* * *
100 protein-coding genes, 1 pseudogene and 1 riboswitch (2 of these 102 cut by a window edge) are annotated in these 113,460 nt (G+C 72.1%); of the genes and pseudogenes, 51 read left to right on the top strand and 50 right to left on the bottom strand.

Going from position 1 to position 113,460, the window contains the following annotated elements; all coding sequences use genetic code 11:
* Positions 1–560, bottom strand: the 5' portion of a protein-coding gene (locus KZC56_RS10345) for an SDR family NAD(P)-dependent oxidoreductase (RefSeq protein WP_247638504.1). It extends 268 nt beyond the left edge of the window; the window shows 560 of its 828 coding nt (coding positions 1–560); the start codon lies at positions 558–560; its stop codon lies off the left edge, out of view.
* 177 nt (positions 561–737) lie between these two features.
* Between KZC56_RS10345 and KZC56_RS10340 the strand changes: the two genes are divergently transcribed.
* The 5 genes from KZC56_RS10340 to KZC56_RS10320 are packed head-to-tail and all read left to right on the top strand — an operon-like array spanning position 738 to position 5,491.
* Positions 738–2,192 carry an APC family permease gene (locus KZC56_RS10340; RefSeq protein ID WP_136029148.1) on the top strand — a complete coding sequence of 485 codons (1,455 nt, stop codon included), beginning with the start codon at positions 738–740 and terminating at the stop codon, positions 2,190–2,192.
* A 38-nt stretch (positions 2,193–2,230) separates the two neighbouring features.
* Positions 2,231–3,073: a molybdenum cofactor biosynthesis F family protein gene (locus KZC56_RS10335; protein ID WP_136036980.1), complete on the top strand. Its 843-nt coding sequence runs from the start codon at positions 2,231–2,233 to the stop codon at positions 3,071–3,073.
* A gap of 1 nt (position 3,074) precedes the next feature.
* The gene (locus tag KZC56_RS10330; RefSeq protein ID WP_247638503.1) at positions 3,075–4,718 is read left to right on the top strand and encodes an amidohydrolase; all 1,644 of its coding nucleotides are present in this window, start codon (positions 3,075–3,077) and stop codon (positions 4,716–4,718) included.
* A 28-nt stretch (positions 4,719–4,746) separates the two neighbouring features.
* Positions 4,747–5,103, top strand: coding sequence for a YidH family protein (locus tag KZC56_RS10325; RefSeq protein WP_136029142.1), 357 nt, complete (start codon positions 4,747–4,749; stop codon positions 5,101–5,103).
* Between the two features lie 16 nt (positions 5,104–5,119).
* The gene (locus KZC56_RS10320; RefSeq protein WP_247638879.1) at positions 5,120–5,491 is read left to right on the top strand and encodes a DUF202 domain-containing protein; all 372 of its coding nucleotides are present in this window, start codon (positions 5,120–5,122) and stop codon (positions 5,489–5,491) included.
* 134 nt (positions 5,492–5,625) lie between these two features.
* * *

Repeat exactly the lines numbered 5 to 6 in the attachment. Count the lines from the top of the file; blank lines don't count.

* Between KZC56_RS10345 and KZC56_RS10340 the strand changes: the two genes are divergently transcribed.
* The 5 genes from KZC56_RS10340 to KZC56_RS10320 are packed head-to-tail and all read left to right on the top strand — an operon-like array spanning position 738 to position 5,491.